Plains-wanderer in "Shorebirds of Australia"

To: "Dave Torr" <>
Subject: Plains-wanderer in "Shorebirds of Australia"
From: L&L Knight <>
Date: Thu, 17 Jan 2008 06:10:21 +1000
If the classification rule for "shorebirds" was "mostly grey birds that spend most of the day standing around" then emus would also qualify. I expect the reason that they aren't classified as shorebirds has more to do with the fact that they don't fly than the amount of time they spend around shores.

Regards, Laurie.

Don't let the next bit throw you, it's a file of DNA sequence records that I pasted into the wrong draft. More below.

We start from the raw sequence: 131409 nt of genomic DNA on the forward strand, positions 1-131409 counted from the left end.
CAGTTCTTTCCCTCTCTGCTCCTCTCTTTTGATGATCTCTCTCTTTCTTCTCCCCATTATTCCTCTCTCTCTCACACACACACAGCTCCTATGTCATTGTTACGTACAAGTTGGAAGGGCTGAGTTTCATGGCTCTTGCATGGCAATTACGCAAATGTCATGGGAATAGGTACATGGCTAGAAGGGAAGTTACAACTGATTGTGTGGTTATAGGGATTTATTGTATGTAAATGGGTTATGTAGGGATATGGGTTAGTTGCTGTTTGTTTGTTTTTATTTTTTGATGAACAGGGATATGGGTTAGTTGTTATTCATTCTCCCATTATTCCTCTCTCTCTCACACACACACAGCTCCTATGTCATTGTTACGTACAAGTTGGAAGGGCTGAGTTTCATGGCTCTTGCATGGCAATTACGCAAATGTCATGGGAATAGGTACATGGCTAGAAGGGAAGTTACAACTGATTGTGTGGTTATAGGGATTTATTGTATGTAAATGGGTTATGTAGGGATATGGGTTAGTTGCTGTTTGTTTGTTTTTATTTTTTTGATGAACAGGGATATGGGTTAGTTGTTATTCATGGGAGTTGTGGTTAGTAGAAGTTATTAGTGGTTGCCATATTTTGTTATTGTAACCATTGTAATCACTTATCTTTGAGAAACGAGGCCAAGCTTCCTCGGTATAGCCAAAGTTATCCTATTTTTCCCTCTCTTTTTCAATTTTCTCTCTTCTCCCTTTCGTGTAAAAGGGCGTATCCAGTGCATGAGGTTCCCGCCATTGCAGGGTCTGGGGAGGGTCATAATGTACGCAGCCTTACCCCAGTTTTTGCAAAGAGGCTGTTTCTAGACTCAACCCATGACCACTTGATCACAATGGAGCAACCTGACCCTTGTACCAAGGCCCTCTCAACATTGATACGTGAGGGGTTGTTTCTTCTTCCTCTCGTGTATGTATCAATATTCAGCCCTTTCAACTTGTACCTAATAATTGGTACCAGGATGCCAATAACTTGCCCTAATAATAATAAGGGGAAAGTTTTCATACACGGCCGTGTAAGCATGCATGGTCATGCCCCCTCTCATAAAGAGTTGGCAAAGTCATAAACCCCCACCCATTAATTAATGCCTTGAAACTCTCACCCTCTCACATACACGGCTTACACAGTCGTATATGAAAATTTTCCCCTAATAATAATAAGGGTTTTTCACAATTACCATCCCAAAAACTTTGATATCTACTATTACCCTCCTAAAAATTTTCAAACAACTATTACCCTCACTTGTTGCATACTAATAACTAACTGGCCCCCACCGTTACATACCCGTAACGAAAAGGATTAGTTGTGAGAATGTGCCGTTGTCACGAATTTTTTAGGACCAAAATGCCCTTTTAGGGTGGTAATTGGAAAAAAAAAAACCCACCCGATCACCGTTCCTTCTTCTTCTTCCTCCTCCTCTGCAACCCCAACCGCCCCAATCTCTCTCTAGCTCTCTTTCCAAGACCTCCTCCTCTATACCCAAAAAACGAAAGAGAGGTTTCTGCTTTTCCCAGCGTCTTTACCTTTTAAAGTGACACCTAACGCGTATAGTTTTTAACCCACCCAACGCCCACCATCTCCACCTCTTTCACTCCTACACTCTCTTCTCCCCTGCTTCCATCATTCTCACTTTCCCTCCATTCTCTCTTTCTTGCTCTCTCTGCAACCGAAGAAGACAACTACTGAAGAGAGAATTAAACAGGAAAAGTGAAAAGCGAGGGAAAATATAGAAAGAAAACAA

On 17/01/2008, at 5:55 AM, Dave Torr wrote:

Not really - not all "waders" wade - some are much happier inland. Banded Lapwings and Inland Dotterels are two examples that spring to mind that rarely get their toes wet! The grouping into "families" is done on lots of characteristics, not just the habitat and "Shorebirds" is generally taken to mean a specific scientific group. One could argue that a Silver Gull is a shorebird as you find it at the seaside, but it does not fit in the relevant
scientific group so I expect it will not be in your book.

On 17/01/2008, Peter Shute <> wrote:

I just bought "Shorebirds of Australia", and was surprised to see that it
covers Plains-wanderer.  I can understand their explanation that it's
closely related to other shorebirds, but if it doesn't look or act like one,
why include it?


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